The proposed research, which is purely theoretical and computational, has three main parts, all focused on aspects of the phenomenon of molecular recognition, which is of basic and practical importance in biology and medicine. The first part concerns miniature receptor molecules, called hosts, which are used today to stabilize and deliver many drugs and which also show promise as medications in their own right. We plan to provide other scientists with new, tested software to help them design these miniature receptors and thereby speed the development of new medications. We also plan to carry out simulations of these molecules in order to develop a better understanding of how they work and also to gain insight into how larger receptors, such as many proteins, bind drugs. The second part is to study the changes in entropy that occur when molecules bind. In recent work, we have found that changes in entropy associated with the motions of receptors and the molecules they bind (ligands) can have a surprisingly strong influence on how tightly they bind each other. However, we do not yet understand these entropy changes well enough to make them work in our favor when designing tight-binding receptors and ligands. We plan to further develop our method of computing these entropy changes from computer simulations, and then use the method to develop a better understanding of them. For example, we would like to be able to predict when modifying a ligand to make it more rigid, and therefore lower in entropy, will increase its affinity. In addition, we plan to incorporate the new entropy calculations into software for computing binding affinities which we hope will help researchers design new drugs. The third part is to develop a new idea of applying the concept of stress to molecular biophysics. Materials scientists have come up with equations for computing the stress in a material from an atomistic computer simulation, and we think these equations can tell us something useful about how hosts, proteins and other molecules work. For one thing, we hypothesize that if receptor- ligand binding produces localized stress, then modifying the ligand to reduce this stress might increase the binding affinity. Thus, computing stress might help with the design of tight-binding ligands. We also hypothesize that, when a ligand binds an allosteric protein, a protein whose conformation shifts on binding, the mechanism of the shape change involves propagation of a wave of stress from the binding site. If we can understand how proteins change conformation, this would help us to re-engineer them for medical and industrial uses.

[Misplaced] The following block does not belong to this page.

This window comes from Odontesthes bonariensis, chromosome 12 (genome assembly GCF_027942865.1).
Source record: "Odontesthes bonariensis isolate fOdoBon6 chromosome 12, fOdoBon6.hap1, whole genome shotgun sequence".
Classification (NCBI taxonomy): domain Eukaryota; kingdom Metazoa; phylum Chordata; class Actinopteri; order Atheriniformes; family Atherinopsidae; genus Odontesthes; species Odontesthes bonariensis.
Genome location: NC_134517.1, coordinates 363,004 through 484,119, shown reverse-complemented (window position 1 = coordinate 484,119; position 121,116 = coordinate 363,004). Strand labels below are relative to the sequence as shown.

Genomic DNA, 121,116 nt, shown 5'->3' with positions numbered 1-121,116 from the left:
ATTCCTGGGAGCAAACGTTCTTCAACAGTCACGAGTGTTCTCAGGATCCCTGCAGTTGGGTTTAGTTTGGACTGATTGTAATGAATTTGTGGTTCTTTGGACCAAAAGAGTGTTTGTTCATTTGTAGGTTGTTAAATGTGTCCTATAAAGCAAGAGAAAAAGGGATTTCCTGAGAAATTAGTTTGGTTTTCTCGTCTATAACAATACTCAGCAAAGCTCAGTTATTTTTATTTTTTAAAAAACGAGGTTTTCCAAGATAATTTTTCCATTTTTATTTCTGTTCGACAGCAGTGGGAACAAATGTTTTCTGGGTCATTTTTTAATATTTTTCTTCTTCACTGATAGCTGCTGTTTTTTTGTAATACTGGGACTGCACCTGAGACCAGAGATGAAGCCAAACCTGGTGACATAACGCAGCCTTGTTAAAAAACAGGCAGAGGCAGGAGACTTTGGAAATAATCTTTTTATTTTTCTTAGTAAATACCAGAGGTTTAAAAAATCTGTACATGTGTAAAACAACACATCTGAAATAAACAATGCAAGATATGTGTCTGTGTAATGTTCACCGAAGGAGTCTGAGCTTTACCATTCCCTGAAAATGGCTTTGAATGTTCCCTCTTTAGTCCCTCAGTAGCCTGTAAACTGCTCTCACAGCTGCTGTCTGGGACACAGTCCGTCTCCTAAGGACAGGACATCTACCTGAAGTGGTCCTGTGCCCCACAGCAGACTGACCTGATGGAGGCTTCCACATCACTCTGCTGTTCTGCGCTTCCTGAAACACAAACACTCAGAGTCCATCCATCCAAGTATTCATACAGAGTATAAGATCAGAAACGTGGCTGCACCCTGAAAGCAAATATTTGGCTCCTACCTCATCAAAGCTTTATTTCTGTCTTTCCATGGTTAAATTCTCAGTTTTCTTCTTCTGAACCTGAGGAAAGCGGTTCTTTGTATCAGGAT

Public Health Relevance

This project applies chemical theory and computer modeling to the phenomenon of molecular recognition. Our overall goal is to develop a better understanding of what makes specific molecules bind each other, and to incorporate this understanding into software that will be useful in protein engineering and the design of new medications.

Agency
National Institute of Health (NIH)
Institute
National Institute of General Medical Sciences (NIGMS)
Type
Research Project (R01)
Project #
5R01GM061300-13
Application #
8475610
Study Section
Macromolecular Structure and Function D Study Section (MSFD)
Program Officer
Preusch, Peter C
Project Start
2000-09-01
Project End
2014-05-31
Budget Start
2013-06-01
Budget End
2014-05-31
Support Year
13
Fiscal Year
2013
Total Cost
$358,117
Indirect Cost
$126,326
Name
University of California San Diego
Department
Type
Schools of Pharmacy
DUNS #
804355790
City
La Jolla
State
CA
Country
United States
Zip Code
92093
Kantonen, Samuel A; Henriksen, Niel M; Gilson, Michael K (2018) Accounting for apparent deviations between calorimetric and van't Hoff enthalpies. Biochim Biophys Acta Gen Subj 1862:692-704
Mobley, David L; Bannan, Caitlin C; Rizzi, Andrea et al. (2018) Escaping Atom Types in Force Fields Using Direct Chemical Perception. J Chem Theory Comput 14:6076-6092
Chen, Shin-Fu; Huang, Nan-Lan; Lin, Jung-Hsin et al. (2018) Structural insights into the gating of DNA passage by the topoisomerase II DNA-gate. Nat Commun 9:3085
Yin, Jian; Henriksen, Niel M; Muddana, Hari S et al. (2018) Bind3P: Optimization of a Water Model Based on Host-Guest Binding Data. J Chem Theory Comput 14:3621-3632
Li, Amanda; Gilson, Michael K (2018) Protein-ligand binding enthalpies from near-millisecond simulations: Analysis of a preorganization paradox. J Chem Phys 149:072311
Slochower, David R; Gilson, Michael K (2018) Motor-like Properties of Nonmotor Enzymes. Biophys J 114:2174-2179
Heinzelmann, Germano; Henriksen, Niel M; Gilson, Michael K (2017) Attach-Pull-Release Calculations of Ligand Binding and Conformational Changes on the First BRD4 Bromodomain. J Chem Theory Comput 13:3260-3275
Mobley, David L; Gilson, Michael K (2017) Predicting Binding Free Energies: Frontiers and Benchmarks. Annu Rev Biophys 46:531-558
Yin, Jian; Henriksen, Niel M; Slochower, David R et al. (2017) Overview of the SAMPL5 host-guest challenge: Are we doing better? J Comput Aided Mol Des 31:1-19
Chabolla, S A; Machan, C W; Yin, J et al. (2017) Bio-inspired CO2 reduction by a rhenium tricarbonyl bipyridine-based catalyst appended to amino acids and peptidic platforms: incorporating proton relays and hydrogen-bonding functional groups. Faraday Discuss 198:279-300

Showing the most recent 10 out of 76 publications